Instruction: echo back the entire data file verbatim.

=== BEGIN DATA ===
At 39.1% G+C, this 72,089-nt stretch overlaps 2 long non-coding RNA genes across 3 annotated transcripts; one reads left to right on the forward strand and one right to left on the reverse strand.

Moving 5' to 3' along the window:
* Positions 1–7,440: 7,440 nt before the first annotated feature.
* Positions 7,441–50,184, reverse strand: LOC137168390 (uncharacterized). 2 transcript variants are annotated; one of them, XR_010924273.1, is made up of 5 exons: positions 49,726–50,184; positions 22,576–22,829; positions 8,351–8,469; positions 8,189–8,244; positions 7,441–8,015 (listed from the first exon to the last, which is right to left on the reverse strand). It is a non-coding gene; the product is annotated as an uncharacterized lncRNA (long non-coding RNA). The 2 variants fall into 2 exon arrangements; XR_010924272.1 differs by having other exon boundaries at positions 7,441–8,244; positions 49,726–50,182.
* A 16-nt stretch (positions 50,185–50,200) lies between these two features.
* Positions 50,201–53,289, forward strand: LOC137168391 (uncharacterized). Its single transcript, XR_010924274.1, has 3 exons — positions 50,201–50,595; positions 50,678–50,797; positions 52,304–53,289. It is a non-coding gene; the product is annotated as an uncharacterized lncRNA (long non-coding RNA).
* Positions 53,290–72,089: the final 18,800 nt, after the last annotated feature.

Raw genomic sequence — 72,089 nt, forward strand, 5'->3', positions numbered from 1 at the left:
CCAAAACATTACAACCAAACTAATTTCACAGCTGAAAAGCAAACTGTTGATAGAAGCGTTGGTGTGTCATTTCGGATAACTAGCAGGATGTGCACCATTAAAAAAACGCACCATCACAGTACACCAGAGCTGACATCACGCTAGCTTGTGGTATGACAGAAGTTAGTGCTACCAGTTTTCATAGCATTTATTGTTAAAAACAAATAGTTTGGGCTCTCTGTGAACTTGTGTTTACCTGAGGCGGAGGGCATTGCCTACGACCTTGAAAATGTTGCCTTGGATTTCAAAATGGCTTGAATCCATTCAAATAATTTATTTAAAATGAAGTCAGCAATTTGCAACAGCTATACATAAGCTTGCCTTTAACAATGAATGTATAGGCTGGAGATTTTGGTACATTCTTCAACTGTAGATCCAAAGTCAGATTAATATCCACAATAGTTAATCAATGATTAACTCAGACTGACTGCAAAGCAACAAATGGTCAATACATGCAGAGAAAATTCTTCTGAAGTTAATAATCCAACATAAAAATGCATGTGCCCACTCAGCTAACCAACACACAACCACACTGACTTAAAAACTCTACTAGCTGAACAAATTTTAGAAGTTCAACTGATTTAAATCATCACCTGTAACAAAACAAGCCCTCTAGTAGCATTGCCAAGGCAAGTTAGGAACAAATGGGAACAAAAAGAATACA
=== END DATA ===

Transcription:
At 39.1% G+C, this 72,089-nt stretch overlaps 2 long non-coding RNA genes across 3 annotated transcripts; one reads left to right on the forward strand and one right to left on the reverse strand.

Moving 5' to 3' along the window:
* Positions 1–7,440: 7,440 nt before the first annotated feature.
* Positions 7,441–50,184, reverse strand: LOC137168390 (uncharacterized). 2 transcript variants are annotated; one of them, XR_010924273.1, is made up of 5 exons: positions 49,726–50,184; positions 22,576–22,829; positions 8,351–8,469; positions 8,189–8,244; positions 7,441–8,015 (listed from the first exon to the last, which is right to left on the reverse strand). It is a non-coding gene; the product is annotated as an uncharacterized lncRNA (long non-coding RNA). The 2 variants fall into 2 exon arrangements; XR_010924272.1 differs by having other exon boundaries at positions 7,441–8,244; positions 49,726–50,182.
* A 16-nt stretch (positions 50,185–50,200) lies between these two features.
* Positions 50,201–53,289, forward strand: LOC137168391 (uncharacterized). Its single transcript, XR_010924274.1, has 3 exons — positions 50,201–50,595; positions 50,678–50,797; positions 52,304–53,289. It is a non-coding gene; the product is annotated as an uncharacterized lncRNA (long non-coding RNA).
* Positions 53,290–72,089: the final 18,800 nt, after the last annotated feature.

Raw genomic sequence — 72,089 nt, forward strand, 5'->3', positions numbered from 1 at the left:
CCAAAACATTACAACCAAACTAATTTCACAGCTGAAAAGCAAACTGTTGATAGAAGCGTTGGTGTGTCATTTCGGATAACTAGCAGGATGTGCACCATTAAAAAAACGCACCATCACAGTACACCAGAGCTGACATCACGCTAGCTTGTGGTATGACAGAAGTTAGTGCTACCAGTTTTCATAGCATTTATTGTTAAAAACAAATAGTTTGGGCTCTCTGTGAACTTGTGTTTACCTGAGGCGGAGGGCATTGCCTACGACCTTGAAAATGTTGCCTTGGATTTCAAAATGGCTTGAATCCATTCAAATAATTTATTTAAAATGAAGTCAGCAATTTGCAACAGCTATACATAAGCTTGCCTTTAACAATGAATGTATAGGCTGGAGATTTTGGTACATTCTTCAACTGTAGATCCAAAGTCAGATTAATATCCACAATAGTTAATCAATGATTAACTCAGACTGACTGCAAAGCAACAAATGGTCAATACATGCAGAGAAAATTCTTCTGAAGTTAATAATCCAACATAAAAATGCATGTGCCCACTCAGCTAACCAACACACAACCACACTGACTTAAAAACTCTACTAGCTGAACAAATTTTAGAAGTTCAACTGATTTAAATCATCACCTGTAACAAAACAAGCCCTCTAGTAGCATTGCCAAGGCAAGTTAGGAACAAATGGGAACAAAAAGAATACA